5 Good Reasons to Craft Your Own Beer

Although home-brewing beer was legalized in 1978, it wasn’t until 2013 that all 50 states in America legalized making your own beer. Alabama and Mississippi were the last to allow people to do homebrew. And thank goodness, because Americans can all enjoy the sheer joy of brewing, bottling, and drinking beer that’s made right in their own homes.

In this article, we offer 5 good reasons that may convince you to brew your own beer.

You Can Save Money

It may not seem like much, but a survey revealed that the average beer drinker in America spends about 3% of his annual income on beer. This is an average of $1,270 every year. If your buying habits are a lot like the usual beer drinker, you’d be having 2-3 bottles a week.

How can you save by brewing your own beer? Let’s say you consume three bottles of beer weekly, which comes to $15 a week since the average price of a bottle is $5 at a bar. In terms of volume, your 3 weekly bottles are 1.07 liters or 3 gallons.

Not to make you dizzy with more calculations, but a decent homebrew kit sells online for $44 and produces two gallons of beer. For the price of fewer than 9 beers, you can have two gallons of your own brew. Let’s also talk about transportation. Going to and from the bar might cost you another $50 or more, if you take an Uber. You haven’t even arrived at the bar or had a single beer, and you’ve spent $25. For less than two Uber rides, you get two gallons of home-brewed beer that can last for weeks.

Start home-brewing, start saving.

You Enjoy Immense Freedom

By making your own beer, you can fool around with all the production and bottling aspects. You can play around with the recipe, choose your own bottling and packaging, and even name the beer anything you want. You can even tinker with the idea of pursuing this seriously and making a business out of it. Whatever you decide to do with home brewing, it’s all up to you.

Think you have a good brew? You can sell it, share it for free or drink it all yourself. Made a bad batch? Keep it to yourself, nobody has to know.

It Offers Valuable Lessons

Even if you don’t go into homebrew to make money, you can learn a lot about making beer. You’ll discover how our founding fathers made beer when they first came to America. You’ll learn to appreciate how much easier it is to make and drink beer than it was in olden times.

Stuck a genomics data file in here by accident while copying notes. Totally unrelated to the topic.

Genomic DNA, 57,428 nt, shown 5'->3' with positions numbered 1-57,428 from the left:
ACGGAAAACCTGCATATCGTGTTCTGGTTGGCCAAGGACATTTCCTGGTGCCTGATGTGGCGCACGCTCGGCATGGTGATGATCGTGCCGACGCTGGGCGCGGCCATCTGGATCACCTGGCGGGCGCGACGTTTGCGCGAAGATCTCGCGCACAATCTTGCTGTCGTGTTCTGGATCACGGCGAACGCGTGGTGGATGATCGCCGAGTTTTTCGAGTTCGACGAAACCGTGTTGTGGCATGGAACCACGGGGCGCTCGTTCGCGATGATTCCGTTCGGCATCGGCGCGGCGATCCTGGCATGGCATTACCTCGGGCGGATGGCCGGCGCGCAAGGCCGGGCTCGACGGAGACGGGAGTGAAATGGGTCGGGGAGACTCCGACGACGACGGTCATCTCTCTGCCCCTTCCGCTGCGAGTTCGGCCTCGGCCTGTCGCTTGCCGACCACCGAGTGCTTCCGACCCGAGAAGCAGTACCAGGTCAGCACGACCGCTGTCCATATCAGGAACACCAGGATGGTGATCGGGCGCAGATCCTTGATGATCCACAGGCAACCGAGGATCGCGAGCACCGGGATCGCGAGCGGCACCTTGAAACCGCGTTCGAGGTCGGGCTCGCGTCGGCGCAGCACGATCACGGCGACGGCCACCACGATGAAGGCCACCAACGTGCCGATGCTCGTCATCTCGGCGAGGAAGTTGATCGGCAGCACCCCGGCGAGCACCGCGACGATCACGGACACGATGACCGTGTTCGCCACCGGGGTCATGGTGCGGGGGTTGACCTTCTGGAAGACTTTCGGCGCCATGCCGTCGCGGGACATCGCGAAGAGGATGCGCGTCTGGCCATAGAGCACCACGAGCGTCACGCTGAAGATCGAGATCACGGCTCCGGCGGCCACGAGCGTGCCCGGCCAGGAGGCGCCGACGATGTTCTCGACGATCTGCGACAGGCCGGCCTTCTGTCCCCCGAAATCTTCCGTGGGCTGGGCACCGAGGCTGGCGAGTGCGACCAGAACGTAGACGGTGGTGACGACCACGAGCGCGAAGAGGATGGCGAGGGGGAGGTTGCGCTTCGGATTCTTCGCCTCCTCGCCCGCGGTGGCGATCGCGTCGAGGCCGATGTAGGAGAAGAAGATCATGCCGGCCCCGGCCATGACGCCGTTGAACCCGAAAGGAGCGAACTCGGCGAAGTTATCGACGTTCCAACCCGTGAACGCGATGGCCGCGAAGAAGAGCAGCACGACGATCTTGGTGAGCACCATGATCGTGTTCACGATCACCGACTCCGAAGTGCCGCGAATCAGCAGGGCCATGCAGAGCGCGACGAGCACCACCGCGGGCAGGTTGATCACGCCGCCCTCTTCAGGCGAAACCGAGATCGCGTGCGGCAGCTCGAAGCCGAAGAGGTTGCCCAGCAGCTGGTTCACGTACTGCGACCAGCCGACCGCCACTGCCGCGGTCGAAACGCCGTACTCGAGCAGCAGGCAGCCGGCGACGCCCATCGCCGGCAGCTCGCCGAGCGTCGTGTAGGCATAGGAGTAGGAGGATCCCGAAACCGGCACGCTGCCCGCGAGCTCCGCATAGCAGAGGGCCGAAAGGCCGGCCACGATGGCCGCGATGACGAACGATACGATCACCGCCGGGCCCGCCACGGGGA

Should you decide to monetize this hobby and actually brew for money, there’s a good chance you’ll inevitably pick up valuable skills like marketing, advertising, salesmanship and time management. Skills like these can come in handy, especially if you want to eventually go into business. 


You Gain a Skill to Barter With

It’s not a comforting thought, but should a disaster occur and civilization grinds to a halt, being able to make beer can come in handy. When currency becomes useless, you can use your skill in brewing and the beer you produce as a way to barter for other goods. And should you have no one to trade with, you’ll at least be able to have beer for your own comfort.

It Offers Great Health Benefits

A big difference between commercially mass-produced beer and homebrew is the yeast. The yeast is still “alive” in homebrews, and have Vitamin B that’s beneficial to your liver. Commercial beer is heavily pasteurized, so the yeast no longer has Vitamin B, and that also causes you to have terrible hangovers. Couple the presence of Vitamin B with all the other benefits of drinking beer, and you have a better reason to go homebrew—as long as you don’t overdo it. 

Home-brewing your own beer isn’t as difficult as it sounds. You can start with buying the right homebrew kit, and learn how to brew by linking up with homebrewing clubs online.

As you continue to homebrew and improve on it, you can experiment with other recipes and look up other types of hops for sale online.

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